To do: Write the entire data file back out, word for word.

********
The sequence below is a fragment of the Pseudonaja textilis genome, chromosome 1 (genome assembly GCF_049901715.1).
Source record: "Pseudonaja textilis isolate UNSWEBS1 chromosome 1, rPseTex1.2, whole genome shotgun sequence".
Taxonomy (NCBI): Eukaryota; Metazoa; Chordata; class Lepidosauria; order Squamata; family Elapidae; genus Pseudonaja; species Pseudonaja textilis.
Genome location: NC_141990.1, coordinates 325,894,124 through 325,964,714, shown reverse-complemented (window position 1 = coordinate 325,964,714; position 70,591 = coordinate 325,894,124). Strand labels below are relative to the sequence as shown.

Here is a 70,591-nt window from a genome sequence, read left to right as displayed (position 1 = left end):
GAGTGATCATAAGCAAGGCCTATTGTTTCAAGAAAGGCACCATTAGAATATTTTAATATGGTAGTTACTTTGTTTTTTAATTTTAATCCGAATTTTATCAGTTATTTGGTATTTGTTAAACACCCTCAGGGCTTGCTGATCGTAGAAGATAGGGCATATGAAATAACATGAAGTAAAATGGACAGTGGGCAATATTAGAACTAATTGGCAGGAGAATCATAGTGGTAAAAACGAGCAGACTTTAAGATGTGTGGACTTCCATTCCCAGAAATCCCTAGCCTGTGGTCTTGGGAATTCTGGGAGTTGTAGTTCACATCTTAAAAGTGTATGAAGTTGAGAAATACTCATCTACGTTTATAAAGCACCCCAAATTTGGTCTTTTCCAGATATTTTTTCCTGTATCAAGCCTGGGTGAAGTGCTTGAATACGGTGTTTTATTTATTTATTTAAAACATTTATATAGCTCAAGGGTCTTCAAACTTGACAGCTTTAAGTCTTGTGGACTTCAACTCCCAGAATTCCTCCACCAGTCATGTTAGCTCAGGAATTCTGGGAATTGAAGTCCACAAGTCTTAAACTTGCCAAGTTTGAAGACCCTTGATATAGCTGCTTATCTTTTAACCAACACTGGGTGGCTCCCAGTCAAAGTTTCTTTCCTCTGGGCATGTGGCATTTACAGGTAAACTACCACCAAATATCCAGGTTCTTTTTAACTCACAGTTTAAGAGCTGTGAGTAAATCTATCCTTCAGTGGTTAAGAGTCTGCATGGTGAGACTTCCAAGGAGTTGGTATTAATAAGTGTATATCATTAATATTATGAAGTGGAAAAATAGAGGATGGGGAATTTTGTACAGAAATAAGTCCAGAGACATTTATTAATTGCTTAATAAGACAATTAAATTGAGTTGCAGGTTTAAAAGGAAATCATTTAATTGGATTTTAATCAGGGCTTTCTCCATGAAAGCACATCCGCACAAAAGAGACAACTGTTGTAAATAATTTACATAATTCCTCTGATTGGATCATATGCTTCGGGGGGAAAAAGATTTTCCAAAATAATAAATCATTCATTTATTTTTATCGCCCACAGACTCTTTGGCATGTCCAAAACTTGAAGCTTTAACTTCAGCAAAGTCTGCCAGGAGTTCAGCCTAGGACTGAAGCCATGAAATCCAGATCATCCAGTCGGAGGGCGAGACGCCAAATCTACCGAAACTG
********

The sequence below is a fragment of the Pseudonaja textilis genome, chromosome 1 (genome assembly GCF_049901715.1).
Source record: "Pseudonaja textilis isolate UNSWEBS1 chromosome 1, rPseTex1.2, whole genome shotgun sequence".
Taxonomy (NCBI): Eukaryota; Metazoa; Chordata; class Lepidosauria; order Squamata; family Elapidae; genus Pseudonaja; species Pseudonaja textilis.
Genome location: NC_141990.1, coordinates 325,894,124 through 325,964,714, shown reverse-complemented (window position 1 = coordinate 325,964,714; position 70,591 = coordinate 325,894,124). Strand labels below are relative to the sequence as shown.

Here is a 70,591-nt window from a genome sequence, read left to right as displayed (position 1 = left end):
GAGTGATCATAAGCAAGGCCTATTGTTTCAAGAAAGGCACCATTAGAATATTTTAATATGGTAGTTACTTTGTTTTTTAATTTTAATCCGAATTTTATCAGTTATTTGGTATTTGTTAAACACCCTCAGGGCTTGCTGATCGTAGAAGATAGGGCATATGAAATAACATGAAGTAAAATGGACAGTGGGCAATATTAGAACTAATTGGCAGGAGAATCATAGTGGTAAAAACGAGCAGACTTTAAGATGTGTGGACTTCCATTCCCAGAAATCCCTAGCCTGTGGTCTTGGGAATTCTGGGAGTTGTAGTTCACATCTTAAAAGTGTATGAAGTTGAGAAATACTCATCTACGTTTATAAAGCACCCCAAATTTGGTCTTTTCCAGATATTTTTTCCTGTATCAAGCCTGGGTGAAGTGCTTGAATACGGTGTTTTATTTATTTATTTAAAACATTTATATAGCTCAAGGGTCTTCAAACTTGACAGCTTTAAGTCTTGTGGACTTCAACTCCCAGAATTCCTCCACCAGTCATGTTAGCTCAGGAATTCTGGGAATTGAAGTCCACAAGTCTTAAACTTGCCAAGTTTGAAGACCCTTGATATAGCTGCTTATCTTTTAACCAACACTGGGTGGCTCCCAGTCAAAGTTTCTTTCCTCTGGGCATGTGGCATTTACAGGTAAACTACCACCAAATATCCAGGTTCTTTTTAACTCACAGTTTAAGAGCTGTGAGTAAATCTATCCTTCAGTGGTTAAGAGTCTGCATGGTGAGACTTCCAAGGAGTTGGTATTAATAAGTGTATATCATTAATATTATGAAGTGGAAAAATAGAGGATGGGGAATTTTGTACAGAAATAAGTCCAGAGACATTTATTAATTGCTTAATAAGACAATTAAATTGAGTTGCAGGTTTAAAAGGAAATCATTTAATTGGATTTTAATCAGGGCTTTCTCCATGAAAGCACATCCGCACAAAAGAGACAACTGTTGTAAATAATTTACATAATTCCTCTGATTGGATCATATGCTTCGGGGGGAAAAAGATTTTCCAAAATAATAAATCATTCATTTATTTTTATCGCCCACAGACTCTTTGGCATGTCCAAAACTTGAAGCTTTAACTTCAGCAAAGTCTGCCAGGAGTTCAGCCTAGGACTGAAGCCATGAAATCCAGATCATCCAGTCGGAGGGCGAGACGCCAAATCTACCGAAACTG